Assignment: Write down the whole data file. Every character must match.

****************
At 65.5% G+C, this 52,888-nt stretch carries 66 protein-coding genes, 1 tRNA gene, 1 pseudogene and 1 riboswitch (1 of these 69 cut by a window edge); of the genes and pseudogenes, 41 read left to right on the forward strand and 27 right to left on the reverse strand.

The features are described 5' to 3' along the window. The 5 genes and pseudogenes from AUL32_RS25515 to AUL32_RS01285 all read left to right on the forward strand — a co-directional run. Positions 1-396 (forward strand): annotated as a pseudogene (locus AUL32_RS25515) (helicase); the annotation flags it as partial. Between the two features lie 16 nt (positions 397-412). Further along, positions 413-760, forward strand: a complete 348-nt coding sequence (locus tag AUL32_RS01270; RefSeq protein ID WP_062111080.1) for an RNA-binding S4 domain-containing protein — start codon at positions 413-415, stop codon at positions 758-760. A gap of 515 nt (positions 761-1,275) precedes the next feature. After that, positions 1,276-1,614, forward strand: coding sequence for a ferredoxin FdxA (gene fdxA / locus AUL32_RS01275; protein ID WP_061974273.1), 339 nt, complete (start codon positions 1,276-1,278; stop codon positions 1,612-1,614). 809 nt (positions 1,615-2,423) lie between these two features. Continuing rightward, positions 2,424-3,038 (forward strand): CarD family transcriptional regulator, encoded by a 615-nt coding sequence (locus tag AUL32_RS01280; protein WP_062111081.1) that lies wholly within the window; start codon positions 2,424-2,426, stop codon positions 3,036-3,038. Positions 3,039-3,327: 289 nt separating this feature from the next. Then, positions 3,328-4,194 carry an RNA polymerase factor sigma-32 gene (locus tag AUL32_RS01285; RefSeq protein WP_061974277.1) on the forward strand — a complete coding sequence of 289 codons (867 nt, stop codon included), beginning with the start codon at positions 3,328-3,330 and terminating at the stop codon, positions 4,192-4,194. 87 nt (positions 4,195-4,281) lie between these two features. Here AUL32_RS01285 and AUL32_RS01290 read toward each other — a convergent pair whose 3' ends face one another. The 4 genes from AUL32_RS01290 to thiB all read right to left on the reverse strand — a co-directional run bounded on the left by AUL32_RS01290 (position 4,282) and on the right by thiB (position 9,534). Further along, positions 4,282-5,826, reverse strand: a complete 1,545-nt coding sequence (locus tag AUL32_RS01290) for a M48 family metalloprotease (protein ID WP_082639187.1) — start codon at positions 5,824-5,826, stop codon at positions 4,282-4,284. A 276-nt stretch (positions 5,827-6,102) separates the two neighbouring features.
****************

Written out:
At 65.5% G+C, this 52,888-nt stretch carries 66 protein-coding genes, 1 tRNA gene, 1 pseudogene and 1 riboswitch (1 of these 69 cut by a window edge); of the genes and pseudogenes, 41 read left to right on the forward strand and 27 right to left on the reverse strand.

The features are described 5' to 3' along the window. The 5 genes and pseudogenes from AUL32_RS25515 to AUL32_RS01285 all read left to right on the forward strand — a co-directional run. Positions 1-396 (forward strand): annotated as a pseudogene (locus AUL32_RS25515) (helicase); the annotation flags it as partial. Between the two features lie 16 nt (positions 397-412). Further along, positions 413-760, forward strand: a complete 348-nt coding sequence (locus tag AUL32_RS01270; RefSeq protein ID WP_062111080.1) for an RNA-binding S4 domain-containing protein — start codon at positions 413-415, stop codon at positions 758-760. A gap of 515 nt (positions 761-1,275) precedes the next feature. After that, positions 1,276-1,614, forward strand: coding sequence for a ferredoxin FdxA (gene fdxA / locus AUL32_RS01275; protein ID WP_061974273.1), 339 nt, complete (start codon positions 1,276-1,278; stop codon positions 1,612-1,614). 809 nt (positions 1,615-2,423) lie between these two features. Continuing rightward, positions 2,424-3,038 (forward strand): CarD family transcriptional regulator, encoded by a 615-nt coding sequence (locus tag AUL32_RS01280; protein WP_062111081.1) that lies wholly within the window; start codon positions 2,424-2,426, stop codon positions 3,036-3,038. Positions 3,039-3,327: 289 nt separating this feature from the next. Then, positions 3,328-4,194 carry an RNA polymerase factor sigma-32 gene (locus tag AUL32_RS01285; RefSeq protein WP_061974277.1) on the forward strand — a complete coding sequence of 289 codons (867 nt, stop codon included), beginning with the start codon at positions 3,328-3,330 and terminating at the stop codon, positions 4,192-4,194. 87 nt (positions 4,195-4,281) lie between these two features. Here AUL32_RS01285 and AUL32_RS01290 read toward each other — a convergent pair whose 3' ends face one another. The 4 genes from AUL32_RS01290 to thiB all read right to left on the reverse strand — a co-directional run bounded on the left by AUL32_RS01290 (position 4,282) and on the right by thiB (position 9,534). Further along, positions 4,282-5,826, reverse strand: a complete 1,545-nt coding sequence (locus tag AUL32_RS01290) for a M48 family metalloprotease (protein ID WP_082639187.1) — start codon at positions 5,824-5,826, stop codon at positions 4,282-4,284. A 276-nt stretch (positions 5,827-6,102) separates the two neighbouring features.